The Problem

With Java 8 Oracle brought us LocalDateTime.  With all of its benefits there is a major downer:

LocalDateTime cannot be simply be saved to Database

An Oracle Database  only accepts java.sql.Timestamp but cannot store java.time.LocalDateTime. Of course we dont want to miss out the new API just because of this fact. There is a way to work around that Problem: so called Converters or in this case a LocalDateTimeConverter

LocalDateTimeConverter

Converters take the responsibilty to always make sure that the right type is saved or retrieved from the database.

This is the Code we need

package entity;
import java.sql.Timestamp;
import java.time.LocalDateTime;
import javax.persistence.AttributeConverter;
import javax.persistence.Converter;
@Converter(autoApply = true)
public class LocalDateTimeConverter implements AttributeConverter<localdatetime, timestamp=""> {
@Override
public Timestamp convertToDatabaseColumn(LocalDateTime localdatetime) {		
return (localdatetime == null ? null : Timestamp.valueOf(localdatetime));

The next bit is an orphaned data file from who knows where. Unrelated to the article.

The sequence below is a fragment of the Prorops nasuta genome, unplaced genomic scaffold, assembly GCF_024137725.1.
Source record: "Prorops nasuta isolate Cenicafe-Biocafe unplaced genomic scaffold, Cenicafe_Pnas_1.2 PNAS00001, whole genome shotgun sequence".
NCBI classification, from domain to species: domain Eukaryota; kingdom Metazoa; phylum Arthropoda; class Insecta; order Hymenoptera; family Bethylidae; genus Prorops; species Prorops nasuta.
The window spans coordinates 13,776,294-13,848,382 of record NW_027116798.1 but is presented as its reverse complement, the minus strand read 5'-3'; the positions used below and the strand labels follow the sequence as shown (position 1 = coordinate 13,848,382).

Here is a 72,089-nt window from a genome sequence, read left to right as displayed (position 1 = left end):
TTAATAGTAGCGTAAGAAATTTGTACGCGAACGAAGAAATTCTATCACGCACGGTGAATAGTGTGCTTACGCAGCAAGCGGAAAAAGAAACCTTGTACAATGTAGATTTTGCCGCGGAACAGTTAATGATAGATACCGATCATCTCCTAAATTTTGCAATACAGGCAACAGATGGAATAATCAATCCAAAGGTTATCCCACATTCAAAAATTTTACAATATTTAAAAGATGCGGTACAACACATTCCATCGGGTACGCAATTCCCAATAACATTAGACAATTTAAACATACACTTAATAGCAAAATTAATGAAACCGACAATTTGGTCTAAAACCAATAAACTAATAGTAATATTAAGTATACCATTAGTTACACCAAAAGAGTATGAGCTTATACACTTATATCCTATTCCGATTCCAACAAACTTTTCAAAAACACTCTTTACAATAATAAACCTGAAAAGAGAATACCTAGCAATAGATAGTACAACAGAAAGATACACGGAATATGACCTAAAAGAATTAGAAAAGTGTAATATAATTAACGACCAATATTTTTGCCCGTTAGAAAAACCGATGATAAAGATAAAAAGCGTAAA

}
@Override
public LocalDateTime convertToEntityAttribute(Timestamp timestamp) {	
return (timestamp == null ? null : timestamp.toLocalDateTime());
}
}</localdatetime,>

by overriding the mehtods we inherited from AttributeConverter we have already solved the problem. I think the code is pretty self speaking

If the autoApply element is specified as true, the persistence provider must automatically apply the converter to all mapped attributes of the specified target type for all entities in the persistence unit except for attributes for which conversion is overridden by means of the Convert annotation (or XML equivalent).

Of course you can write a converter for whatever you want because of generics AttributeConverter<X, T> .

Applying the Converter

We cann now annotate every Attribute of type LocalDateTime with our Converter.
And thats all.

@Convert(converter = LocalDateTimeConverter.class)
private LocalDateTime time;

 

Spread the love